As a scorer, Ntambwe did most of his work in the open court. In Aspire’s half-court offense, he didn’t look to score the ball himself unless the situation dictated it. For the season, he put up 13.3 points per game, which is not a crazy scoring average for a sought-after Division-I recruit.

The biggest deficiency in his offensive arsenal is the lack of a jump shot. Ntambwe avoided spot-up situations and turned down shooting opportunities in favor of driving or moving the ball to a teammate. Ntambwe attempted just one true jump shot in the games I watched, and one other mid-range shot off the dribble:

The mechanics look like they will need to be tweaked. Ntambe doesn’t fully extend his shooting arm when he releases the ball, instead keeping his elbow bent, and players with that type of hitch have a hard time developing consistency.

Ntambwe doesn’t profile as a floor-spacer right away, but when he sets his mind to scoring, he can put the ball in the basket. As covered earlier, he is a heady, instinctive offensive player, so he understands spacing and how to move without the ball. In the Aspire games I saw, he didn't take on the role of a go-to scorer, but he chipped in with a little bit of everything: posting up, mid-range, backdoor cuts, dribble drives, jump-stops, etc. He appears to have a soft touch, and when he drives to the basket he uses his length not only with long strides, but with good extension to help him finish at the rim:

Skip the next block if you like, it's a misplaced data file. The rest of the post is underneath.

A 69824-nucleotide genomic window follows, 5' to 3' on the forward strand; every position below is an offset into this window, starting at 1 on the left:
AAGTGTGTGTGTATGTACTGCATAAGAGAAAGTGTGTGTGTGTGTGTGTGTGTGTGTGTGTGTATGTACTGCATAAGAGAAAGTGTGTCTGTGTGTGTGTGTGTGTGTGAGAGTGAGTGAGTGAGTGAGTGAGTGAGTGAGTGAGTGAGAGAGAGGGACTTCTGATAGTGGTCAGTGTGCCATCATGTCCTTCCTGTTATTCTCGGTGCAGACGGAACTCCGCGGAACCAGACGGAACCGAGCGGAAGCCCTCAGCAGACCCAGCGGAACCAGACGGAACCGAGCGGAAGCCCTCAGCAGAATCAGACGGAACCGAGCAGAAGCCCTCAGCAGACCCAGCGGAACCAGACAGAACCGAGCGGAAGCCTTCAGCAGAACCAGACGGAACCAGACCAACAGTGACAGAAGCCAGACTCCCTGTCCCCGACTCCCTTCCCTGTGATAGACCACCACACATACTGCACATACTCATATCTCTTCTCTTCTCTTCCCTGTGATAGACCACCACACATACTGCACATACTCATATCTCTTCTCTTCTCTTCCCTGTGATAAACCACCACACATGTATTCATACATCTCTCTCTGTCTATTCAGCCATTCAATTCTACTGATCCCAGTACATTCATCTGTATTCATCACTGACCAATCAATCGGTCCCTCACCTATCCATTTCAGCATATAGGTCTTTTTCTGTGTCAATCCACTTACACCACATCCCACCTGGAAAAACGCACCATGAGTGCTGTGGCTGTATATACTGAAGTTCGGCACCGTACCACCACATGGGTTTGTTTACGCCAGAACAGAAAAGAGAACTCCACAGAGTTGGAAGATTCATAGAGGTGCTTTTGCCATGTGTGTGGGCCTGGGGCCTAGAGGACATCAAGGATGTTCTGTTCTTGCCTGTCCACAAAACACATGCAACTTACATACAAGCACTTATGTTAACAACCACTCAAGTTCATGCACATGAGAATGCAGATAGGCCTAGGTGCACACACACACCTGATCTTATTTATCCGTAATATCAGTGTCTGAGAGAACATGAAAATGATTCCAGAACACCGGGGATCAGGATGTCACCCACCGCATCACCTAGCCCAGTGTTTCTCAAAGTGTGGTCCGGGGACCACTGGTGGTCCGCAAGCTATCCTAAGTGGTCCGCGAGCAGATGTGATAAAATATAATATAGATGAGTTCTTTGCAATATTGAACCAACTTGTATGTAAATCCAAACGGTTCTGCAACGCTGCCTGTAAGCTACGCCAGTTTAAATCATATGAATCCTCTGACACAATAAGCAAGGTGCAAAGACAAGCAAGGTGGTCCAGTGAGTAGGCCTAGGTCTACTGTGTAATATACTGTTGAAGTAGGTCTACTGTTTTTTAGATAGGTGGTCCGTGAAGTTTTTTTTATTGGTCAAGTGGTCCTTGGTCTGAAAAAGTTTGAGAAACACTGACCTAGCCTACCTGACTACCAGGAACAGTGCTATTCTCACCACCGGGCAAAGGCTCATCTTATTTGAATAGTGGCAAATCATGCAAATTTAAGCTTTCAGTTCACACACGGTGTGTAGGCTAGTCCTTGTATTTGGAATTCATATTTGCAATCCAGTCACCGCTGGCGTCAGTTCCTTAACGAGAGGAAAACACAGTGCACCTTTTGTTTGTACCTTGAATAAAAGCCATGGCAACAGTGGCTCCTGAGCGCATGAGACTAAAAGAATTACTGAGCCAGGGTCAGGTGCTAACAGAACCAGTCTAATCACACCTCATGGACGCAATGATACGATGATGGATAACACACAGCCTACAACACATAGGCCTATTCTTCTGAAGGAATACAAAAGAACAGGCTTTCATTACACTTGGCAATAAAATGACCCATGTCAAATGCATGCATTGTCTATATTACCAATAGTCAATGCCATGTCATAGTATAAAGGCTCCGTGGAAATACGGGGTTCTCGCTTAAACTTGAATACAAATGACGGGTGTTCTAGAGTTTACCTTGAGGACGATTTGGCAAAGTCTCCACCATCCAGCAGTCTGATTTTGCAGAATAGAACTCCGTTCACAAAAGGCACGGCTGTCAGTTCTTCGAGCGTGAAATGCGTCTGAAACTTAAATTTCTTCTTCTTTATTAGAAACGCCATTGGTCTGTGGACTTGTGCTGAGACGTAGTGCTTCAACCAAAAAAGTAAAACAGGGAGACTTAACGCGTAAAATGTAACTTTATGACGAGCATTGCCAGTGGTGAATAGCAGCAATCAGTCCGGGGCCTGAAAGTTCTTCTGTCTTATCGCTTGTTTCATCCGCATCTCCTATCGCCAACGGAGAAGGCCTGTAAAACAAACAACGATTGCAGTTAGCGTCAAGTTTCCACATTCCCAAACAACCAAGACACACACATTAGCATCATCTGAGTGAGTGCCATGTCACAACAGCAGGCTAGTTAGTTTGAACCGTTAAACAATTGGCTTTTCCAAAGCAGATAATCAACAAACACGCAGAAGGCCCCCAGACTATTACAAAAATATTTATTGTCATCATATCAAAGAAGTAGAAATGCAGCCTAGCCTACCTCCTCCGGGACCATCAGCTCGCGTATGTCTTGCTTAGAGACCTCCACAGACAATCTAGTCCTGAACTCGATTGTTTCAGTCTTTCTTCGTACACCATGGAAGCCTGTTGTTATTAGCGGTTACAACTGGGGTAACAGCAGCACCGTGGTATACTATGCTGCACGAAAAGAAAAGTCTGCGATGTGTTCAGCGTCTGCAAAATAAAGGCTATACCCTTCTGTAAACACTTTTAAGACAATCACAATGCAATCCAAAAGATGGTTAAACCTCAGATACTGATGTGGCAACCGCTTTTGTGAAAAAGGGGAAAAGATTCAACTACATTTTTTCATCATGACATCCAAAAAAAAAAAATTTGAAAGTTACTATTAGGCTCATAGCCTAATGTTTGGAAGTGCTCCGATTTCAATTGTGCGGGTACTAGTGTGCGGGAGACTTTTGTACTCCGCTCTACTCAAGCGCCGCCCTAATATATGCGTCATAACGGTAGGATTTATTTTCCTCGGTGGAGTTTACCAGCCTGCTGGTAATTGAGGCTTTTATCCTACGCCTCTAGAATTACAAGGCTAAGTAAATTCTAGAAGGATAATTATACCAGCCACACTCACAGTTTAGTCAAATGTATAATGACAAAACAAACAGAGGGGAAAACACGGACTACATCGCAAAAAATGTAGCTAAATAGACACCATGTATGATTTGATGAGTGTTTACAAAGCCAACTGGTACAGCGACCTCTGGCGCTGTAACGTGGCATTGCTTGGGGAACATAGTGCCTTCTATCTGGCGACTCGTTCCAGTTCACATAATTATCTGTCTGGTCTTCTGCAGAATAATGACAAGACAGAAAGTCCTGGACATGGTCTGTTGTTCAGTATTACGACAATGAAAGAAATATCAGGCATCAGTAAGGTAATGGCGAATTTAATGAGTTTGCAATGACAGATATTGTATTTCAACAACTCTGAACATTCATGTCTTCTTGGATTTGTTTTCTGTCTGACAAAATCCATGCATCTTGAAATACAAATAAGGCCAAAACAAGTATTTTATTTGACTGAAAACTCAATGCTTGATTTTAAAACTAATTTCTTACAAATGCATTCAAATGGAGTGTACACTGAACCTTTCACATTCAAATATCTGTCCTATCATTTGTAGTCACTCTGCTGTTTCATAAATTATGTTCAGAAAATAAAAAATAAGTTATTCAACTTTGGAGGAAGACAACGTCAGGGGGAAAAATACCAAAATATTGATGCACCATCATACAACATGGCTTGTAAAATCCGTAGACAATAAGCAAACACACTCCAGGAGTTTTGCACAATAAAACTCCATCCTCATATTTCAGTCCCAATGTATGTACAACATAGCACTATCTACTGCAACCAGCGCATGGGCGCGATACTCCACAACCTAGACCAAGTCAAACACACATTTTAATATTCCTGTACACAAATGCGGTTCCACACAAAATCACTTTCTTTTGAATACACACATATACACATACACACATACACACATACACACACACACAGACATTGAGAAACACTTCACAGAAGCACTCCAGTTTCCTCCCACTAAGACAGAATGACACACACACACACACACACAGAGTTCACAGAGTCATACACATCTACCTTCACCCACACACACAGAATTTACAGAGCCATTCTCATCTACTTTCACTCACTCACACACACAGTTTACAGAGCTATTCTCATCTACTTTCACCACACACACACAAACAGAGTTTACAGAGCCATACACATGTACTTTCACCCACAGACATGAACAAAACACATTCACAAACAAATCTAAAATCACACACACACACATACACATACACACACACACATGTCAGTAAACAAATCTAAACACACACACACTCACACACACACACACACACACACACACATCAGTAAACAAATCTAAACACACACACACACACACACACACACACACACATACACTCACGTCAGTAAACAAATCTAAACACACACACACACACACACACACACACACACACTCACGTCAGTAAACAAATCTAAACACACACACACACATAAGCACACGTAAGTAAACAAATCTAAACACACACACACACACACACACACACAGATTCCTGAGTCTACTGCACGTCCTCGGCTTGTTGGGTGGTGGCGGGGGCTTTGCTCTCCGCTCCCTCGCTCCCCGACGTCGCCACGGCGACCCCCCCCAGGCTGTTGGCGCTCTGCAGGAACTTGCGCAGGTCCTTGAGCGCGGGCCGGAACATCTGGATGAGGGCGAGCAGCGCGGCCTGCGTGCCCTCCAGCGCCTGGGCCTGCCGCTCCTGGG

He is not a volume scorer the way that fellow incoming freshman Bryce Hamilton is. Ntambwe picks his spots, breaks down the defense when he can, and looks to score only if the passing lanes are defended. But when Ntambwe sets his sights on the rim, he is capable of getting a bucket.

Defensively, Ntambwe is more potential than proven product at this point. His high school team played a 2-3 zone and stuck Ntambwe on the baseline most of the time, and his job was to funnel opponents toward the middle, where 5-star center Charles Bassey was waiting to block their shots.

That scheme was effective, but it didn’t ask a lot of Ntambwe. With his superior length and his understanding of the game, he can probably create deflections and smother secondary ball-handlers, but at Aspire he was too stationary. There were too many plays where he stood close to the action just watching, instead of challenging shots or going for rebounds:

It remains to be seen how Ntambwe will adapt to a man-to-man scheme, but if he can rev up his motor more consistently, he should be able to make a difference as a defender.

Ntambwe wasn’t a heralded recruit when he committed to UNLV in February, but after watching just a few of his high-school game tapes, it’s easy to see why the Rebels wanted him. He’s long, smart, instinctive and team-oriented, and his mature offensive game (and occasional long passes) will make the UNLV offense more dynamic.

If he ever develops a reliable jump shot, Ntambwe can be an excellent program player at UNLV. Even without it, he still profiles as a solid wing who should thrive in an up-tempo system, using his ball-handling, vision and passing ability to create scoring chances for his teammates.

Editor’s Note: The Sun’s Mike Grimala will break down each new incoming recruit from UNLV's 2018 class.

Mike Grimala can be reached at 702-948-7844 or [email protected]. Follow Mike on Twitter at